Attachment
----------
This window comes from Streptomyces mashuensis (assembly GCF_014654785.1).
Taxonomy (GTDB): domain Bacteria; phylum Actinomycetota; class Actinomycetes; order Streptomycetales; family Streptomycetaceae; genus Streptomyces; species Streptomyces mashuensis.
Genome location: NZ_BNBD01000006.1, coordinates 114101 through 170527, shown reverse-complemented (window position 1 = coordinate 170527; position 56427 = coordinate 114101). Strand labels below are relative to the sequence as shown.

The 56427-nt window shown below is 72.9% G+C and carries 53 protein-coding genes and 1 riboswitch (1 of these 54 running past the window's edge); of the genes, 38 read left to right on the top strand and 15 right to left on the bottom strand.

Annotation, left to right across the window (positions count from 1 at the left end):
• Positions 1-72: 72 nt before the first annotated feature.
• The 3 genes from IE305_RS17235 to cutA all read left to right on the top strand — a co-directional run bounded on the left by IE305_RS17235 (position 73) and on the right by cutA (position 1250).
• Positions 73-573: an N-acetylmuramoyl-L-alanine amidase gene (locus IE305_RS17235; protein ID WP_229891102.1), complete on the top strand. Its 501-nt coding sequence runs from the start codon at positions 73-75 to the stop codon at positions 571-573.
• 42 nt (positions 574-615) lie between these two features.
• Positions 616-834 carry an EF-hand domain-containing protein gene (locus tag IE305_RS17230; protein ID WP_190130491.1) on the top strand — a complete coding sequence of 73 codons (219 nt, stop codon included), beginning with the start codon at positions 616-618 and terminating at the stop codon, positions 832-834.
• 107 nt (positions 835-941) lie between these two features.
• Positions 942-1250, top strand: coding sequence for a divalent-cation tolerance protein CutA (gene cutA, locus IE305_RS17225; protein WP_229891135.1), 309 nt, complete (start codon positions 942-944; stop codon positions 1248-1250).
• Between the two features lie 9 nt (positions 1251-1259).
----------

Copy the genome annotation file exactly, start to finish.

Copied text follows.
This window comes from Streptomyces mashuensis (assembly GCF_014654785.1).
Taxonomy (GTDB): domain Bacteria; phylum Actinomycetota; class Actinomycetes; order Streptomycetales; family Streptomycetaceae; genus Streptomyces; species Streptomyces mashuensis.
Genome location: NZ_BNBD01000006.1, coordinates 114101 through 170527, shown reverse-complemented (window position 1 = coordinate 170527; position 56427 = coordinate 114101). Strand labels below are relative to the sequence as shown.

The 56427-nt window shown below is 72.9% G+C and carries 53 protein-coding genes and 1 riboswitch (1 of these 54 running past the window's edge); of the genes, 38 read left to right on the top strand and 15 right to left on the bottom strand.

Annotation, left to right across the window (positions count from 1 at the left end):
• Positions 1-72: 72 nt before the first annotated feature.
• The 3 genes from IE305_RS17235 to cutA all read left to right on the top strand — a co-directional run bounded on the left by IE305_RS17235 (position 73) and on the right by cutA (position 1250).
• Positions 73-573: an N-acetylmuramoyl-L-alanine amidase gene (locus IE305_RS17235; protein ID WP_229891102.1), complete on the top strand. Its 501-nt coding sequence runs from the start codon at positions 73-75 to the stop codon at positions 571-573.
• 42 nt (positions 574-615) lie between these two features.
• Positions 616-834 carry an EF-hand domain-containing protein gene (locus tag IE305_RS17230; protein ID WP_190130491.1) on the top strand — a complete coding sequence of 73 codons (219 nt, stop codon included), beginning with the start codon at positions 616-618 and terminating at the stop codon, positions 832-834.
• 107 nt (positions 835-941) lie between these two features.
• Positions 942-1250, top strand: coding sequence for a divalent-cation tolerance protein CutA (gene cutA, locus IE305_RS17225; protein WP_229891135.1), 309 nt, complete (start codon positions 942-944; stop codon positions 1248-1250).
• Between the two features lie 9 nt (positions 1251-1259).